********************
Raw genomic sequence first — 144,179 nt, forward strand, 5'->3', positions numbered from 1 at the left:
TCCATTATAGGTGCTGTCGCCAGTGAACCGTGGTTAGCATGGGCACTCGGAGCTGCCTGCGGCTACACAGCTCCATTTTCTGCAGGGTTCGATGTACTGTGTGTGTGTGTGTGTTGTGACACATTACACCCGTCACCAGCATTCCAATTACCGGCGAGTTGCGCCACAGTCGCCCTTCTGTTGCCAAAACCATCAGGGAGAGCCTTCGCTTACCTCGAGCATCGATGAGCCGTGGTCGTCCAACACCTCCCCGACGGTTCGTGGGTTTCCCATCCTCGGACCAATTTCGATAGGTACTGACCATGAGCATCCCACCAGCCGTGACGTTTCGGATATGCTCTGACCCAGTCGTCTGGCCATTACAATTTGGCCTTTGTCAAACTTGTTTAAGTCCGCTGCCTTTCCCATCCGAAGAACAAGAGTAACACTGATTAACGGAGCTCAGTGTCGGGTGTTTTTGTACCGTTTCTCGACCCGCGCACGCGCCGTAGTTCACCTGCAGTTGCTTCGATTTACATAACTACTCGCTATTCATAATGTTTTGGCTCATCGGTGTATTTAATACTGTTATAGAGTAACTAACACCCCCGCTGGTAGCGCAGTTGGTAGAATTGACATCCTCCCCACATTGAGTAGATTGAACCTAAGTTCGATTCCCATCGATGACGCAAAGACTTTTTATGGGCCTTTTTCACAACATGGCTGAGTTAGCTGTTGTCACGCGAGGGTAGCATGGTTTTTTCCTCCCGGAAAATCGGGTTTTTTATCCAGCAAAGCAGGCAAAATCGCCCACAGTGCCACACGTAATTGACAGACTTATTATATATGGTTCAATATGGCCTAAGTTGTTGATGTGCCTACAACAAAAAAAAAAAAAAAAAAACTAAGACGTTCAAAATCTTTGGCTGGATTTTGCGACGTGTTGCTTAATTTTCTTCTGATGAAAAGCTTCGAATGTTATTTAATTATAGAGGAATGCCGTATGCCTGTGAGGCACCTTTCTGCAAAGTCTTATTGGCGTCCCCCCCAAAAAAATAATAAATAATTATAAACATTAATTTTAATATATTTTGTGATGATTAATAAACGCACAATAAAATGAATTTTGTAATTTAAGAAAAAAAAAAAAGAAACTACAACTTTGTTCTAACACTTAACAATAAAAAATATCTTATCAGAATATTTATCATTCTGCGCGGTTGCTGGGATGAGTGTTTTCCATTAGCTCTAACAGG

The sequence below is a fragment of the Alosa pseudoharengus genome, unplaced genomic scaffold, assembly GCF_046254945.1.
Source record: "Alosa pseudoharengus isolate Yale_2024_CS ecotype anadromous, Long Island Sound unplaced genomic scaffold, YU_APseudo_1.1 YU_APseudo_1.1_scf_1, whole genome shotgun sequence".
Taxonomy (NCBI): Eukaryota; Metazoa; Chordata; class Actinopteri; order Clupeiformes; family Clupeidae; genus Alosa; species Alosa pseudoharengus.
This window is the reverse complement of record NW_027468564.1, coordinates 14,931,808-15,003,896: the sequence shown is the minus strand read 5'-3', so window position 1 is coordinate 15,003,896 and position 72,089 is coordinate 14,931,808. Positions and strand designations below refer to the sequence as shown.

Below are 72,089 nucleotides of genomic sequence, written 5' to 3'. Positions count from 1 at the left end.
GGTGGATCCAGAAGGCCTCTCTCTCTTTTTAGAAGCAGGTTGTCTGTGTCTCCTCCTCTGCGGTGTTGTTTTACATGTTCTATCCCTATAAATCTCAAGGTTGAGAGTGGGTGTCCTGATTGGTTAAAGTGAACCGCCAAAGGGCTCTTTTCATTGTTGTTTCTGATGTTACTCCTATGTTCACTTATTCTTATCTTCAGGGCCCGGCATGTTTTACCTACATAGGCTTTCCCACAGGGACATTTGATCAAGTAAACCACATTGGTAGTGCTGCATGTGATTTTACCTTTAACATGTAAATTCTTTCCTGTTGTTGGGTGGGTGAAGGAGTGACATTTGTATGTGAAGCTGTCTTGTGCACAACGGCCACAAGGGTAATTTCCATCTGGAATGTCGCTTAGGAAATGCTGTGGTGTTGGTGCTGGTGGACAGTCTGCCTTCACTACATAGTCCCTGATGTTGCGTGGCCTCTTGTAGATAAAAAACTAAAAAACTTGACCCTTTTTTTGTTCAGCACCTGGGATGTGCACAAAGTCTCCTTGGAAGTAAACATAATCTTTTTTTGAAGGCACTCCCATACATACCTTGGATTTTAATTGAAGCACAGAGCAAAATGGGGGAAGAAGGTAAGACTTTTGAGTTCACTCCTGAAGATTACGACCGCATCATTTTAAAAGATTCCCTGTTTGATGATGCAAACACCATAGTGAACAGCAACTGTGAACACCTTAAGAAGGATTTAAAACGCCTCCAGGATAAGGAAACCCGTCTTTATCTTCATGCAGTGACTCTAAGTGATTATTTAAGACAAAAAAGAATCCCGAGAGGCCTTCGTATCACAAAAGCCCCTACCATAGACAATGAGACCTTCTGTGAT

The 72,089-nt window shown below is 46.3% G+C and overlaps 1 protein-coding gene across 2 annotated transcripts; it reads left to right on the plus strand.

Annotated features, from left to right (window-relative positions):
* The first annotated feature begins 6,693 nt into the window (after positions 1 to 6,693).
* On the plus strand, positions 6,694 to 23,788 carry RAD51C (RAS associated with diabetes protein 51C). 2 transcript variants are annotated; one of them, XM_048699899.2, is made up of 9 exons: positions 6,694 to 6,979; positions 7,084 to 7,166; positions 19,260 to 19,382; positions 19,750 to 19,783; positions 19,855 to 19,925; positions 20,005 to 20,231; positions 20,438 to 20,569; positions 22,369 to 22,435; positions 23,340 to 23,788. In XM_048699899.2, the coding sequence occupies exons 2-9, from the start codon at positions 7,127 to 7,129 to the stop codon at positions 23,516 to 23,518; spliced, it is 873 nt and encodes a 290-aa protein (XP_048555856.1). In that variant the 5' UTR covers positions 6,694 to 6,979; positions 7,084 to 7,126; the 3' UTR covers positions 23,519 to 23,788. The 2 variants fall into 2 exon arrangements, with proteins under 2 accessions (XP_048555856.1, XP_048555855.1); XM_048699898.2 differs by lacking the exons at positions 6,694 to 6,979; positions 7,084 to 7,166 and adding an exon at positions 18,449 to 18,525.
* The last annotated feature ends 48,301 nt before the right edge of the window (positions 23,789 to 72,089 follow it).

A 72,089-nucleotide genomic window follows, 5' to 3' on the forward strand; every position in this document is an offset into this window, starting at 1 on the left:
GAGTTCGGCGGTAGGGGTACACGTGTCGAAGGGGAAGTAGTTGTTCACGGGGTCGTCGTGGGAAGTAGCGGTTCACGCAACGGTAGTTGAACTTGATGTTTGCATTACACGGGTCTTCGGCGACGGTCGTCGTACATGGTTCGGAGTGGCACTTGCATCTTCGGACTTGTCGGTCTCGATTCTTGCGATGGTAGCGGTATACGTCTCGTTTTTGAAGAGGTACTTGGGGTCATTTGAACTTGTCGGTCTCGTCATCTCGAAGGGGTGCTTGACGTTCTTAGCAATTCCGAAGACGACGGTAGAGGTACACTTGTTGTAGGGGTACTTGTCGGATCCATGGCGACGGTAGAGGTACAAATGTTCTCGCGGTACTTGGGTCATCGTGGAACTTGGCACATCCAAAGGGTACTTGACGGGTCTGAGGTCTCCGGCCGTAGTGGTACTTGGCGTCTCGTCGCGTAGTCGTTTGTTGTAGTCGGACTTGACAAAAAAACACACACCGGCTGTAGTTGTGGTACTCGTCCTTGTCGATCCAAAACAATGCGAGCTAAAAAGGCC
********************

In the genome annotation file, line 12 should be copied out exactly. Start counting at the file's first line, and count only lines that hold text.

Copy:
* On the plus strand, positions 6,694 to 23,788 carry RAD51C (RAS associated with diabetes protein 51C). 2 transcript variants are annotated; one of them, XM_048699899.2, is made up of 9 exons: positions 6,694 to 6,979; positions 7,084 to 7,166; positions 19,260 to 19,382; positions 19,750 to 19,783; positions 19,855 to 19,925; positions 20,005 to 20,231; positions 20,438 to 20,569; positions 22,369 to 22,435; positions 23,340 to 23,788. In XM_048699899.2, the coding sequence occupies exons 2-9, from the start codon at positions 7,127 to 7,129 to the stop codon at positions 23,516 to 23,518; spliced, it is 873 nt and encodes a 290-aa protein (XP_048555856.1). In that variant the 5' UTR covers positions 6,694 to 6,979; positions 7,084 to 7,126; the 3' UTR covers positions 23,519 to 23,788. The 2 variants fall into 2 exon arrangements, with proteins under 2 accessions (XP_048555856.1, XP_048555855.1); XM_048699898.2 differs by lacking the exons at positions 6,694 to 6,979; positions 7,084 to 7,166 and adding an exon at positions 18,449 to 18,525.